Don’t dodge this draft

I realize it seems I’m writing about nothing but beer lately, but hey, that’s what’s going on here in Indianapolis at the moment! Our fair city seems to be in the midst of a microbrewery boom, so I figure it’s only prudent for me as a freelance food writer to keep on top of the trends, n’est pas?

Last night, hubby and I checked out the brand spanking new Triton Brewing Company on the grounds of Fort Benjamin Harrison, a former military post on the northeast side of town. Named for the Greek god of water and housed in a renovated circa-1920s mule barn, Triton’s got it going on when it comes to curb appeal.

Triton Brewing Company from the approach

Although technically it makes its home in an old barn, the inside is uber modern, sophisticated and sparkling clean with high beamed ceilings, dark wood and shiny brewing apparatus visible through the windows into the room where all the magic happens. This is perhaps the nicest tasting room I’ve seen in town, and easily passes as a full-fledged bar. One small complaint, though — with a few televisions mounted around the room, a decent crowd of people and fairly loud music playing, it’s a little on the noisy side in here.

Inside the Triton tasting room

Triton doesn’t do the traditional beer tastings I’ve seen elsewhere where you stand in line at pouring counters to get a little swig in a plastic cup. Here, you get actual table service. If you want a taste of something, they’ll bring it to you in a small honest-to-God glass tumbler. This process takes a little longer, of course, but that’s ok.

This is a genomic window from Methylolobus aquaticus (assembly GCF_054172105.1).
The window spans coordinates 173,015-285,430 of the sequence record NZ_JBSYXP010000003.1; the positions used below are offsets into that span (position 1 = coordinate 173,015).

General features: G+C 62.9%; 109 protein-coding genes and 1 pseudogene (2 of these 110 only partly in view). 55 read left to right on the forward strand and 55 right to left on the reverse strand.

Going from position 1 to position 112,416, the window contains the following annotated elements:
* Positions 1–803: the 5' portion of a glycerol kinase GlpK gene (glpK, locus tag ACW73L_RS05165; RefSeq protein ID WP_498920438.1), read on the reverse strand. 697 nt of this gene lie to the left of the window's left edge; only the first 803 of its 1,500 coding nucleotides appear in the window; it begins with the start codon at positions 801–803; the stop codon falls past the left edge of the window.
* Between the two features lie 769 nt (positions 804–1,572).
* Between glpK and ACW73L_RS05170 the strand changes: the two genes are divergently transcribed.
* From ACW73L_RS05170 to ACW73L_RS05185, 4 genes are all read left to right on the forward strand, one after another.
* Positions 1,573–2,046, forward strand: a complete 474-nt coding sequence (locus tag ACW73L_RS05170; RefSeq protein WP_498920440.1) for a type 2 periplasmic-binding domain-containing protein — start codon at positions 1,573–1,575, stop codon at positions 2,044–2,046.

This snazzy microbrewery has only been open for a couple of weeks, so there were only three Triton beers available for tasting last night. Inventory will increase as time goes on, of course. In the meantime, the menu also offers a handful of guest taps to round out the mix, as well as samples from New Day Meadery in Fountain Square.

You can get pints of anything on the menu for $5 – $6 a pop, but we decided to do a beer flight – six 5-oz. pours of the various brews for $9. The flights are served in those same glass tumblers on slotted wooden cutting boards. Top marks for presentation.

Beer flight at Triton

Of the Triton beers we sampled, I enjoyed the mellow, toasty, caramel-y Four Barrel Brown the best, with the Fieldhouse Wheat coming in a close second. Through trial and error over the past year or so, I’ve come to the conclusion that I’m not really an amber fan, nor do I care much for IPAs. Browns, wheats and the occasional stouts are much more my speed.

In addition to the three Triton offerings, we filled out our flight with pours of Rivertown Helles Lager from Cincinnati and Oktoberfest from Sun King — both light, refreshing and highly drinkable. The Triton root beer was the only sample of the six that we didn’t really care for. The flavor was a little bland and it wasn’t fizzy at all. More carbonation definitely would have helped.

Although Triton isn’t personally cooking up the vittles, there are a couple food options available including Taste of Philly soft pretzels (if this isn’t a match made in heaven, I don’t know what is). Hoosier Fat Daddy food truck was parked right outside the front door and open for business during our visit; visitors can order up and bring their food indoors to enjoy along with their beverage of choice.

All in all, we were impressed with Triton. Very nice facility in an unusual historic setting, good local beers, interesting food options. What’s not to like? Triton even offers tours of the brewery for a behind-the-scenes look at the whole process. Sweet.

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